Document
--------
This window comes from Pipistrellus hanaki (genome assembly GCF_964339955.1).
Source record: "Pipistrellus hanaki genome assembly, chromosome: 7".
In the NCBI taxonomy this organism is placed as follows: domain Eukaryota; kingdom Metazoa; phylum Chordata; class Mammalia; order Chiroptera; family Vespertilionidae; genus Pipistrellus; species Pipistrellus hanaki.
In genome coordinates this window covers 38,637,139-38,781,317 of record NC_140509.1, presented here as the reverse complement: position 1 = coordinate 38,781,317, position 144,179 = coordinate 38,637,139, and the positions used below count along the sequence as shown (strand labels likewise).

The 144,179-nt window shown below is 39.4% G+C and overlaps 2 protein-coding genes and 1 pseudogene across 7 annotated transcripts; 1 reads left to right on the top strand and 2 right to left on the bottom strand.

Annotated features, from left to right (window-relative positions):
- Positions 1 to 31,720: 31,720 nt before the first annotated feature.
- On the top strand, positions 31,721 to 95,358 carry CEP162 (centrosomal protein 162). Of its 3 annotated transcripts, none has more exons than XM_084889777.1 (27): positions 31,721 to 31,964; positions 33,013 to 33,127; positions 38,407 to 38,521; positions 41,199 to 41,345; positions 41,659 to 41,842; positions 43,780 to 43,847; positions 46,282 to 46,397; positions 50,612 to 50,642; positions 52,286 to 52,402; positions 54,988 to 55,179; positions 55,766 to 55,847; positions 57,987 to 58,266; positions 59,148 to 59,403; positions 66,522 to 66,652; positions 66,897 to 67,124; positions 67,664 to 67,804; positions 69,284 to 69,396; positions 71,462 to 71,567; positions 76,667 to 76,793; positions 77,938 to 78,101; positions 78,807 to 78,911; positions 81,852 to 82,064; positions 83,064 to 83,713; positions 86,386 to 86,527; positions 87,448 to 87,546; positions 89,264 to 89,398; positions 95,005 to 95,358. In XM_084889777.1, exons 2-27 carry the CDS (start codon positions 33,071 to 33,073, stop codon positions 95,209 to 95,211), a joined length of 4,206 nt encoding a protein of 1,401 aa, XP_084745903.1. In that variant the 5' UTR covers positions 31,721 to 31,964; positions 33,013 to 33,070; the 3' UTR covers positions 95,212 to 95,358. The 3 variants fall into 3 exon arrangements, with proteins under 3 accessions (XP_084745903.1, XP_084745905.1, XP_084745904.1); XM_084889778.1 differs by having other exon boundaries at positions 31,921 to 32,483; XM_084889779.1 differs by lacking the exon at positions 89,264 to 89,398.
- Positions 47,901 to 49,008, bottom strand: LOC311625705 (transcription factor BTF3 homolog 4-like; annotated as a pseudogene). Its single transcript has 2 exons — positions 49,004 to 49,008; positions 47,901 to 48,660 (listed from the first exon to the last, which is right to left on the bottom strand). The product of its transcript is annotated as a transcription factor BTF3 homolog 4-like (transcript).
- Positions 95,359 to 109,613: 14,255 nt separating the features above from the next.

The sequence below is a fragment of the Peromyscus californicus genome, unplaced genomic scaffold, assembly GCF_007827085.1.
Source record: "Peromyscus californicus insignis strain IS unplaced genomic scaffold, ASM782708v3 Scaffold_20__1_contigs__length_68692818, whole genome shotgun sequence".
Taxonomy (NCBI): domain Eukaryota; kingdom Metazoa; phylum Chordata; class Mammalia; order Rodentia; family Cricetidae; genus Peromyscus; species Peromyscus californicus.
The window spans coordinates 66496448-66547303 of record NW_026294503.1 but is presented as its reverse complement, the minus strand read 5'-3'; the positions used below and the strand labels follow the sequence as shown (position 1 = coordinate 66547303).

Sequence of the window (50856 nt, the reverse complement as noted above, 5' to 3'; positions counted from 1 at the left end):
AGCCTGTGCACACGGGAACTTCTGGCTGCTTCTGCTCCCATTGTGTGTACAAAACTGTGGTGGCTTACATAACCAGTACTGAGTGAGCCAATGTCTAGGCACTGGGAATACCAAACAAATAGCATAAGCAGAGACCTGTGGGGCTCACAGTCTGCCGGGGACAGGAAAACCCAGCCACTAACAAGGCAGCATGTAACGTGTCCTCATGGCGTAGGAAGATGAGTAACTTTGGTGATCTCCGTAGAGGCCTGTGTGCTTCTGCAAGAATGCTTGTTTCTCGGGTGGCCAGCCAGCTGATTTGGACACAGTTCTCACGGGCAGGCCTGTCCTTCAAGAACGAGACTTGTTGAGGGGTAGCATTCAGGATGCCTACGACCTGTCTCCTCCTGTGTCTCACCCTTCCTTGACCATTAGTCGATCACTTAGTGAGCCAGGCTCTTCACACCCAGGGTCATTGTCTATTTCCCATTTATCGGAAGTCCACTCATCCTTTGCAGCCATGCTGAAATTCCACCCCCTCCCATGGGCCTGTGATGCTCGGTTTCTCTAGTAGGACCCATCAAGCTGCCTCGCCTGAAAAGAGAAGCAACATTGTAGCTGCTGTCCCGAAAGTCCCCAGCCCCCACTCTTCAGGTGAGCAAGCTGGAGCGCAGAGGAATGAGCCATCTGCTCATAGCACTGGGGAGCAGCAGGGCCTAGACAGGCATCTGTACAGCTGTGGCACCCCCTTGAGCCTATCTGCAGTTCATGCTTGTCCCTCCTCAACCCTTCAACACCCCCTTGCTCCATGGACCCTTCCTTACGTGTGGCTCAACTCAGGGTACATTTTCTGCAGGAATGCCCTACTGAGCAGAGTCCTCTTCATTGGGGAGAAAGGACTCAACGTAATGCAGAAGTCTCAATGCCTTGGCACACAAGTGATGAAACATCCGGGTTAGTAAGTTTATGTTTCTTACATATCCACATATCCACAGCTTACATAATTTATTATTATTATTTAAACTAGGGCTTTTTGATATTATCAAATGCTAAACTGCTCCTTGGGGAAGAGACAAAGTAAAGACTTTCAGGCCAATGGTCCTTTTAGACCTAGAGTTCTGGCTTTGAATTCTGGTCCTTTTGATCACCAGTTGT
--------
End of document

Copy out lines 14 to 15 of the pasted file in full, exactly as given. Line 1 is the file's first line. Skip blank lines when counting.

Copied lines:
The window spans coordinates 66496448-66547303 of record NW_026294503.1 but is presented as its reverse complement, the minus strand read 5'-3'; the positions used below and the strand labels follow the sequence as shown (position 1 = coordinate 66547303).

Sequence of the window (50856 nt, the reverse complement as noted above, 5' to 3'; positions counted from 1 at the left end):